Adding the Hyperlegible font to this blog

| tools frontend

Adding the Hyperlegible font to this blog required me to flex a few frontend muscles which I haven’t used in a while. Here’s how I did it.

But adding fonts is easy! You just…

No Google Fonts, please.

Oh. But why?

I don’t want to add external dependencies to this website. So far, I’m using Commento for comments, and I even feel bad about that. I’ve been using Plausible for analytics for a while, too, but I’m now dropping it in favor of reading logs with GoAccess.

More external dependencies almost always means more headaches. In my career, I’ve repeatedly had vendors die, cancel a subscription, fail to process payment and delete my entire account (yes really), go down, or just decide to blacklist a site because it dared to have traffic. I’m self-hosting this because I don’t want the headache; if CloudFront shutters today, this blog will be redeployed to a new server before you can say “huh, that’s weird”.

And so, I don’t want to introduce a dependency on an external property in general, and one owned by the Chocolate Factory in particular.

Adding fonts via CSS, 101

I realized something: it feels like I’ve always used Google Fonts, or at least something that managed exposing the fonts for me, like Webpack or Rails asset pipeline. To make a long story short - here are the magic incantations to add a font family to CSS:

@font-face {
    font-family: "hyperlegible";
    font-weight: normal;
    font-style: normal;
    src: url("/Atkinson-Hyperlegible-Regular-102a.woff2") format('woff2');
    font-display: block;
/* repeat for other variants of the font, four in total */

The only thing that could be non-obvious here is the font-display setting. The value of block should cause the browser to wait a short amount of time for the font to load, during which an invisible font is used, and then the loaded font is used normally.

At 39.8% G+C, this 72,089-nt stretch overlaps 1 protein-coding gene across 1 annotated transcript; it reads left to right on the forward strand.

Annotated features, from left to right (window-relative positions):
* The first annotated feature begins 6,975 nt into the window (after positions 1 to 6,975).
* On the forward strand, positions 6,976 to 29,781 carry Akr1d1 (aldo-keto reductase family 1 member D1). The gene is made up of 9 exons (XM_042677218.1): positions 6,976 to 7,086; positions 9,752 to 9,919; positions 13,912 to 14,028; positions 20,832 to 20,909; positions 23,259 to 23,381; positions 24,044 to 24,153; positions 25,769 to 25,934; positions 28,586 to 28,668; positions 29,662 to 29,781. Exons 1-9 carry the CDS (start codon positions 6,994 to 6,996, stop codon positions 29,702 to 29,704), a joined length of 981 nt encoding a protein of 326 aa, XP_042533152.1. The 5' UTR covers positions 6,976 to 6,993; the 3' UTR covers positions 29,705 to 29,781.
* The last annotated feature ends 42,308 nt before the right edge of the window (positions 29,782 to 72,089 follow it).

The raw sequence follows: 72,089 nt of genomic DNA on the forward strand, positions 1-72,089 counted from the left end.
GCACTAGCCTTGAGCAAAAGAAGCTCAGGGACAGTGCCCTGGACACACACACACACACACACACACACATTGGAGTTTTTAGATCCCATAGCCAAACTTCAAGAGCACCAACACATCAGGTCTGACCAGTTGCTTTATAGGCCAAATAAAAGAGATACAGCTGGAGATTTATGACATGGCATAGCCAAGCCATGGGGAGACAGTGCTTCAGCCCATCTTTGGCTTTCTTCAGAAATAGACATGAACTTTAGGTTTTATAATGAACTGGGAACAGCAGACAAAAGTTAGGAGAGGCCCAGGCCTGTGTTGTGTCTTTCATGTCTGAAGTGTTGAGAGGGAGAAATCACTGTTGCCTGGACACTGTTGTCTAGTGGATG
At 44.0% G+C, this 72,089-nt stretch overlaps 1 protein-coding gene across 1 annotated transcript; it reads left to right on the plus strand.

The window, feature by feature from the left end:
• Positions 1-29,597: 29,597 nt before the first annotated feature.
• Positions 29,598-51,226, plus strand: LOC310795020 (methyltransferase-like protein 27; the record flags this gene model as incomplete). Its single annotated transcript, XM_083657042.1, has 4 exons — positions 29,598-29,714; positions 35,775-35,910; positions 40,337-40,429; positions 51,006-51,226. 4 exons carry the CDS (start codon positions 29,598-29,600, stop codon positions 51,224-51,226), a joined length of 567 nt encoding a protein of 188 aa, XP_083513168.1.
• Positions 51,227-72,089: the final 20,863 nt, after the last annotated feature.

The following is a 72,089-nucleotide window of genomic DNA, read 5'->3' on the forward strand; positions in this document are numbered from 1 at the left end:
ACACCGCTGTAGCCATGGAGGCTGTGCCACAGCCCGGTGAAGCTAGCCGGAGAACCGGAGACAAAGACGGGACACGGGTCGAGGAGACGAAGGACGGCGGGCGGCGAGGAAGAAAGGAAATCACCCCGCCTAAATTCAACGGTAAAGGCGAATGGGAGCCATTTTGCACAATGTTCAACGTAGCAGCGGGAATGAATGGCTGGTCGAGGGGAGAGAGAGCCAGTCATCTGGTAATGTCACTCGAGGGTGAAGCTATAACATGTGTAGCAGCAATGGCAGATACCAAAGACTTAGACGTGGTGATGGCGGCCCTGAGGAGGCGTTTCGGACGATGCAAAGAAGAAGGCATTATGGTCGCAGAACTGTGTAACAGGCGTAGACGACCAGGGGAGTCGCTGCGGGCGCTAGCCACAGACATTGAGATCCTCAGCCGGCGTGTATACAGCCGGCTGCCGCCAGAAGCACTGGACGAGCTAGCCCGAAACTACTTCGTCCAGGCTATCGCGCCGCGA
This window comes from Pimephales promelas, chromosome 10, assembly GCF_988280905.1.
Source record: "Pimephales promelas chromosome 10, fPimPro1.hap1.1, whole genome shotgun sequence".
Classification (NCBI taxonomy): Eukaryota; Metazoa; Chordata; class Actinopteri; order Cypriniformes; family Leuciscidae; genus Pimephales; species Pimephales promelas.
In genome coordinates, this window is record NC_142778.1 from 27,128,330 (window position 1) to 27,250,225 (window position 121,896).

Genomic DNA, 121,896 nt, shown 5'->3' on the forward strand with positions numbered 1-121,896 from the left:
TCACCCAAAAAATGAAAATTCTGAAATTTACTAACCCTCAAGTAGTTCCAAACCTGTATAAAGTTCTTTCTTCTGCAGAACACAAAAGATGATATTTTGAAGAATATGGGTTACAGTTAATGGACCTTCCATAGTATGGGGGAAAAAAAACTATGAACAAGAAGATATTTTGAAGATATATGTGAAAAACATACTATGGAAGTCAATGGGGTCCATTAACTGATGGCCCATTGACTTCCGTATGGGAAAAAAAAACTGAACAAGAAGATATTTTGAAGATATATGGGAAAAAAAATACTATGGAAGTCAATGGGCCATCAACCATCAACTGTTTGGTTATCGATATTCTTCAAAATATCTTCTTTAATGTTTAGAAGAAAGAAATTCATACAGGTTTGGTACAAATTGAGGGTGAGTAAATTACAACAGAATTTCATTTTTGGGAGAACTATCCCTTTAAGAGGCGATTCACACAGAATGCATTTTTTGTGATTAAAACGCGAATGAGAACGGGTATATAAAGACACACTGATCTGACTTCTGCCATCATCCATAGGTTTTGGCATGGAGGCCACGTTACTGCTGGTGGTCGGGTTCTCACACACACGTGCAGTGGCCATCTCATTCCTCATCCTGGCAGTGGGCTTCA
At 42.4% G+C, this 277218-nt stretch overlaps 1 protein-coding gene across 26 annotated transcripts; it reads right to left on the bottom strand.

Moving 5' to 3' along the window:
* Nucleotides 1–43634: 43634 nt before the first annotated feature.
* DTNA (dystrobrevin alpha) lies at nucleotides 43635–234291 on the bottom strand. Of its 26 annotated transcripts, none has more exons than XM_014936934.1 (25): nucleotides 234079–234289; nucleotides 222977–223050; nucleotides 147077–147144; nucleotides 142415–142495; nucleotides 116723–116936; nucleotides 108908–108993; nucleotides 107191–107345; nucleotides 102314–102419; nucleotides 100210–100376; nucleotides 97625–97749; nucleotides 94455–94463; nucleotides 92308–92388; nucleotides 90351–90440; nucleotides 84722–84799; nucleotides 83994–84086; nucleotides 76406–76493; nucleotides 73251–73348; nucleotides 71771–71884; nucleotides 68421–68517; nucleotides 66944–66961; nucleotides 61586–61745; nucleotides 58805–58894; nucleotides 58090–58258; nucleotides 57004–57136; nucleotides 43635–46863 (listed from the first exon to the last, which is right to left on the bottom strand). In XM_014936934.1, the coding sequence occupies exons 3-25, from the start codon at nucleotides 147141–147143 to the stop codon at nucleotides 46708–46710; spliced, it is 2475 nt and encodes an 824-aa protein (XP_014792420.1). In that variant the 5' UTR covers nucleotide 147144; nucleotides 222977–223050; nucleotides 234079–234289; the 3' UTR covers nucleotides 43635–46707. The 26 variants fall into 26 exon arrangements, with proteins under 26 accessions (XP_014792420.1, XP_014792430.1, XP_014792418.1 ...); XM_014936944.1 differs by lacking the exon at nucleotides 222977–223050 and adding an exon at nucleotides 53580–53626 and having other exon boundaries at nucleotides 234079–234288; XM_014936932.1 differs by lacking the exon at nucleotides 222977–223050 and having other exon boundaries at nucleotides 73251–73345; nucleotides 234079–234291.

But that will cause flash of invisible text!

Good old FOIT, we meet again. Not today, my friend: we come armed with <link preload>. I dropped this in the <head> section of this website:

<link rel="preload" href="/Atkinson-Hyperlegible-Bold-102a.woff2" as="font" type="font/woff2" crossorigin>
<link rel="stylesheet" href="/Atkinson-Hyperlegible-Bold-102a.woff2" type="font/woff2">
<!-- repeat for other variants of the font -->

The rel="stylesheet" usage is a nasty hack for older browsers. It also helps for quieting down the warnings about unused fonts. Yes, they’re just warnings, but they bother me.

Integrating with Tailwind

This site uses Tailwind for its CSS. I found another reason to love it: reconfiguring fonts is a cinch. Here’s the relevant section of my config:

theme: {
  extend: {
    fontFamily: {
      'sans': ["hyperlegible", "ui-sans-serif", "system-ui", "-apple-system", "BlinkMacSystemFont", "Segoe UI", "Roboto", "Helvetica Neue", "Arial", "Noto Sans", "sans-serif", "Apple Color Emoji", "Segoe UI Emoji", "Segoe UI Symbol", "Noto Color Emoji"],

I could have just added a hyperlegible font family, but I decided to override the existing sans family. Just in case something goes horribly wrong, the user agent will then have enough fonts to choose from and the site should still look somewhat passable.

Why Hyperlegible?

I discovered Hyperlegible in NetNewsWire and fell in love with it. It definitely improves my perceived readability of the news articles. Since I’m a blabbermouth, and my blog posts can easily run into hundreds if not thousands of words, I want the best reading experience possible. Hence, the decision to use it for this entire site.

What are your experiences with designing for readability? Feel free to share in the comments!

Hero image by Pexels from Pixabay

Built with ❤ by Paweł J. Wal in 2023. Hugo helped.

Blog contents, except where otherwise noted, are CC BY-SA 4.0. Code of this blog is MIT.

Toggle dark/light mode